Amicus Acri represented Plaintiff's now ex-husband, Robert Yoncuski, in the divorce. Plaintiff alleged in the original complaint (Doc. 1) that Amicus Acri had some involvement in the taking of and concealment of the safe. Specifically, she alleged:

119. The Defendant, Jane Acri, knew of should have known that the safe was going to be stolen before it was stolen, and the Defendant, Jane Acri, should have known its location after it was stolen. The Defendant, Jane Acri, represented the Defendant, Robert Yoncuski, in divorce proceedings opposite the Plaintiff. In that capacity, she was paid between $50, 000.00 and $70, 000.00 by the Defendant, Robert Yoncuski, and it is believe [sic] that some of the said proceeds from the stolen safe were used to pay the Defendant, Jane Acri, for those divorce representation services. Under the Rules of Professional Conduct governing lawyers in Pennsylvania, as well as other law, the Defendant, Jane Acri, had a duty to third persons such as the Plaintiff and was ethically obligated not to assist her client, the Defendant, Robert Yoncuski, in the perpetration of a fraud or crime; nevertheless, during the Defendant, Jane Acri's representation of the Defendant, Robert Yoncuski, the Defendant Robert Yoncuski, lied under oath about his knowledge of the whereabouts of the safe, failed to disclose the contents, despite being legally obligated to do so. Furthermore, the Defendant, Jane Acri, could have revealed the safe's whereabouts, which would have resulted in a greater recovery of the contents and less damages to be suffered by the Plaintiff.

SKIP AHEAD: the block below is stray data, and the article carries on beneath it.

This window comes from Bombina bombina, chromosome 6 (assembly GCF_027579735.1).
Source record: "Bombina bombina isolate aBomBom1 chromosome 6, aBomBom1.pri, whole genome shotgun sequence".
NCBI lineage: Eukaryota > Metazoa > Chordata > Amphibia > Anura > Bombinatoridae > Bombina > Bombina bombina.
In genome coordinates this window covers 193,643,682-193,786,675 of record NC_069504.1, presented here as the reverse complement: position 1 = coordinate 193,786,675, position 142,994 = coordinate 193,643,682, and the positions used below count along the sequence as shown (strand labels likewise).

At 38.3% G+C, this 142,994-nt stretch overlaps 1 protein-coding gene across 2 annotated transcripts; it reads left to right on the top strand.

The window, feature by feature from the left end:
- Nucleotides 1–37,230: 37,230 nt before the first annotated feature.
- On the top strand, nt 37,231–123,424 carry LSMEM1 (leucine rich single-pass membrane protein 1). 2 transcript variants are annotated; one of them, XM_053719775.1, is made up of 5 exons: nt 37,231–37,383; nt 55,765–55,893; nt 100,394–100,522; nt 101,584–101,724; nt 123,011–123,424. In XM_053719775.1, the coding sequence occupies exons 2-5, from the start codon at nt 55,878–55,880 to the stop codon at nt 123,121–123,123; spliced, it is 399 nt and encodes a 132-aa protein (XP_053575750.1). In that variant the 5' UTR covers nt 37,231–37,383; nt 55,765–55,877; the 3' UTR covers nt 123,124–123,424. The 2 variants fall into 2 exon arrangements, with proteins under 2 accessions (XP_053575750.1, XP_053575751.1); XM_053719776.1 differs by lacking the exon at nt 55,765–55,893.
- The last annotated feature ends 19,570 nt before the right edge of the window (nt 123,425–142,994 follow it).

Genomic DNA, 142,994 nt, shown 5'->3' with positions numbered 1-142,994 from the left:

121. The Defendants, Costa, Miner, Nichols, Zelinski, Jeff Adams, Marianne Adams, Thomas Yoncuski, Balascik, Robert Yoncuski, Vanessa Long, Linda Long, Brown, Searls, Moore and Acri, all of them, or in combination, conspired to steal the safe and its contents, provide a distraction so that others could do so, cover up the theft, and conceal the whereabouts of the safe and its contents.

(Doc. 1, ¶¶ 119, 121). The Complaint was signed by Attorney Richard A. Wilson (“Attorney Wilson”) and filed on August 11, 2006, two (2) days before the running of any two-year statute of limitations. Attorney Wilson represented Plaintiff in this court from August 2006 through November 2006. (See Docs. 1, 30, 46).


         On October 26, 2006, Amicus Acri-who was representing herself at that time-filed a Motion to Dismiss. (Doc. 12). The Motion, however, was deemed withdrawn by Judge Muir because no brief in support was filed. (Doc. 33).

         Attorney Peter Loftus (“Attorney Loftus”) entered his appearance in on November 15, 2006. (Doc. 22). Attorney Wilson and his association Richard Jennings moved to withdraw as Plaintiff's Counsel on November 27, 2006 (Doc. 30).

         On February 22, 2007, Amicus Acri filed an Answer. (Doc. 62). Six days later, Amicus filed an Amended Answer. (Doc. 65).

         On February 26, 2007, this case was stayed pending the disposition of criminal charges brought against Defendant Robert Yoncuski. (Doc. 64). After the resolution of the criminal charges in August 2010, new case management deadlines were set. (Docs. 76, 87).